According to tradition, an experienced yogi should practice Ashtanga 6 days a week. If you’re just beginning it is recommended to practice 3 days a week for a few months and then slowly add days one at a time.
The most important part about practicing is consistency, not necessarily intensity. It is much more beneficial to practice at 70% or 80% 6 days a week, than 100% once or twice. There are two reasons for this. The first is because our practice is supposed to be sustainable for our entire lives. If we overwork or burn ourselves out, there is no sustainability. Even if you’re just beginning and totally love the practice and want to dive head first in, it’s best to go slow and steady to create a consistent habit and not just an exhausting fad.
The second reason is our practice is to serve as a daily reset. Mentally, we are clearing our mind and bringing ourselves back to a calm center. Physically, we’re pushing the body in strength and flexibility and also reversing bad habits accumulated over a lifetime. We carry stress, often subconsciously, throughout our bodies. Think of every time you tense when a car pulls out in front of you, or hunching over a computer, or sleeping in a weird position. Every time we step on the mat, we’re making a positive change to reverse those effects. I liken this process to doing the dishes. It’s better to do your dishes daily and not just once a week. You aren’t daunted with the task of “making this one count,” and you’re not having to scrub so hard to get rid of the week old leftovers.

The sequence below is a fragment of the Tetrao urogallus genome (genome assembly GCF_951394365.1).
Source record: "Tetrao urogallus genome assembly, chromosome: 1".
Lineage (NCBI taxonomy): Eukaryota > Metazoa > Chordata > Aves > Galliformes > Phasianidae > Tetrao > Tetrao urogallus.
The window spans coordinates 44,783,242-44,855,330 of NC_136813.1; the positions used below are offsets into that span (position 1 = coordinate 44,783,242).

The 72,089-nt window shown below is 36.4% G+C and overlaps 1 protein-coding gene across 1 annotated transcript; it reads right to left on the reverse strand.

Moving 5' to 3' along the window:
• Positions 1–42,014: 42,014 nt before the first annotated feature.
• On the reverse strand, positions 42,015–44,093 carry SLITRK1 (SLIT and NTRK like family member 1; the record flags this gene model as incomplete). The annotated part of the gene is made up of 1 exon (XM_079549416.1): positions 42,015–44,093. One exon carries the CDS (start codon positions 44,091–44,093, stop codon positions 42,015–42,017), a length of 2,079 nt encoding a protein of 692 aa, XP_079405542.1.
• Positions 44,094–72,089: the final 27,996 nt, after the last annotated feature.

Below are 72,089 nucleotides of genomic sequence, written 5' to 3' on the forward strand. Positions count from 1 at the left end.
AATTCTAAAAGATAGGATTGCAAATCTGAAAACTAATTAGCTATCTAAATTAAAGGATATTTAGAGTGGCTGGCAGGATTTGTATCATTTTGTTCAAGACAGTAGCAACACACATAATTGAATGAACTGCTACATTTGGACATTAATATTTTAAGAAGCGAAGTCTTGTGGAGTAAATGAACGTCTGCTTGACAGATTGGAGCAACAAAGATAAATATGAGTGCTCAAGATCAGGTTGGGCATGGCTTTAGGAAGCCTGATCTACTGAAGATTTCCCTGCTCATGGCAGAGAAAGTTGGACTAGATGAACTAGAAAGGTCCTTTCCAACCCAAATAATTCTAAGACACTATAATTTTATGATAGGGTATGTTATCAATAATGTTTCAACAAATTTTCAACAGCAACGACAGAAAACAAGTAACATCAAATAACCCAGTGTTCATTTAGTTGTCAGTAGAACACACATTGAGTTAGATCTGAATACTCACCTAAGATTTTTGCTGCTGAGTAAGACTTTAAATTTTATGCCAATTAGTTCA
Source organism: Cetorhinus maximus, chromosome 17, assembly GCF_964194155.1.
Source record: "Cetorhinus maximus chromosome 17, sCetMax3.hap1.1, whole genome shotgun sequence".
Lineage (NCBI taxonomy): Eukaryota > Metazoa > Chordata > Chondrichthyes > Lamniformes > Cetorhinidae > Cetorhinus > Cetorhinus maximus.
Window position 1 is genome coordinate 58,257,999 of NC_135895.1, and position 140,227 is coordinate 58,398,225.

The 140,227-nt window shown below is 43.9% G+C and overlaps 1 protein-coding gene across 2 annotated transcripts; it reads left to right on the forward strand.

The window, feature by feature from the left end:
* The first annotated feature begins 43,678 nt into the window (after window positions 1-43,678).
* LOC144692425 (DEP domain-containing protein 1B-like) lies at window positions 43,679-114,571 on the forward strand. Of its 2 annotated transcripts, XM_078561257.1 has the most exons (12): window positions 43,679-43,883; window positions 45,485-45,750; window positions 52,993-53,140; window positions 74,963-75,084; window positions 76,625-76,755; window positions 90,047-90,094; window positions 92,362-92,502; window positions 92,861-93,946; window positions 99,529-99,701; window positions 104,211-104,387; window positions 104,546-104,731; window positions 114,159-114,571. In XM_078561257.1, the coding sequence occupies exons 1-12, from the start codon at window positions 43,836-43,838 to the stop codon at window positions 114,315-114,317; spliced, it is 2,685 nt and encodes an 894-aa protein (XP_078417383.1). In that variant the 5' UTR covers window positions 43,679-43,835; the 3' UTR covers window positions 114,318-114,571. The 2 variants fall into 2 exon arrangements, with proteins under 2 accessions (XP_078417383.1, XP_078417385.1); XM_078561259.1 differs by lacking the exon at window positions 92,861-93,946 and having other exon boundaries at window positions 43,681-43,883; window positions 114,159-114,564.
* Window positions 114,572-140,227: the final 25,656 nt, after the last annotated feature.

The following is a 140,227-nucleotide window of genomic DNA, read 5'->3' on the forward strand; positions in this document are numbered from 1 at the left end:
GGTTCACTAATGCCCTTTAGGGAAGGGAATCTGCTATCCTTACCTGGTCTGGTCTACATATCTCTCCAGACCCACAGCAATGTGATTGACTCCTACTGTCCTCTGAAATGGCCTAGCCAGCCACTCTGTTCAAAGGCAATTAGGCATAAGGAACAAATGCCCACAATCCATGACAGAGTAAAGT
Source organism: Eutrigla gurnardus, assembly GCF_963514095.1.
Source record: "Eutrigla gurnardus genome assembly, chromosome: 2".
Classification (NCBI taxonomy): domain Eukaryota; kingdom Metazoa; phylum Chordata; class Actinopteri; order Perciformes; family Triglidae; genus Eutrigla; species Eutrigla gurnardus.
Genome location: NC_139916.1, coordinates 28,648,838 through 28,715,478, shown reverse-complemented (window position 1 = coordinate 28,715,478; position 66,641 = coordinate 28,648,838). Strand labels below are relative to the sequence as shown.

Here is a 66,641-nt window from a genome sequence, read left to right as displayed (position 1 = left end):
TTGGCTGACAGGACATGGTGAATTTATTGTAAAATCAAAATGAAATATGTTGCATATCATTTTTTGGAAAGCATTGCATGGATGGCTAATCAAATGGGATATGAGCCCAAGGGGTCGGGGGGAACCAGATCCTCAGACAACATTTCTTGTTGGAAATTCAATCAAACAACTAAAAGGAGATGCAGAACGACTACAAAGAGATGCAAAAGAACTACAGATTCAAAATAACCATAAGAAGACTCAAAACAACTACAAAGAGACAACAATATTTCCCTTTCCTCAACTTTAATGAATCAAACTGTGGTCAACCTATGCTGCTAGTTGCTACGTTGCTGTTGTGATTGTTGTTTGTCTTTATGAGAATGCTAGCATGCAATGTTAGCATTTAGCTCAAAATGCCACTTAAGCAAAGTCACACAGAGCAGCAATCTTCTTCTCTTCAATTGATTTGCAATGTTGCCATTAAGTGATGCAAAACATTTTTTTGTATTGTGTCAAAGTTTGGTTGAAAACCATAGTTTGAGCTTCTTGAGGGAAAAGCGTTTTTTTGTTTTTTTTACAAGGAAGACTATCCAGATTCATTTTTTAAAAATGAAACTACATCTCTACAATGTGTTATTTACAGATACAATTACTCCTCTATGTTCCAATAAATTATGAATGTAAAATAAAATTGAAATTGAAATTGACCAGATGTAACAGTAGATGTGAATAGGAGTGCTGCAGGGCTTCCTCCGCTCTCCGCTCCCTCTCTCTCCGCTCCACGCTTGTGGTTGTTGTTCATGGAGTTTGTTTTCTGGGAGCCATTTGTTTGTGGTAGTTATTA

Everybody’s practice is unique. You don’t have to do full primary every single day for your practice to make a difference. What is important is that you show up, give it your best for that day, and forgive yourself for whatever “flaws” you think you had. The more you practice the more you begin to realize it’s not the asana that determines your growth, but the calm and clarity you’re able to achieve. Take the strides to make that clarity and peace a daily practice and not just when you feel 100%.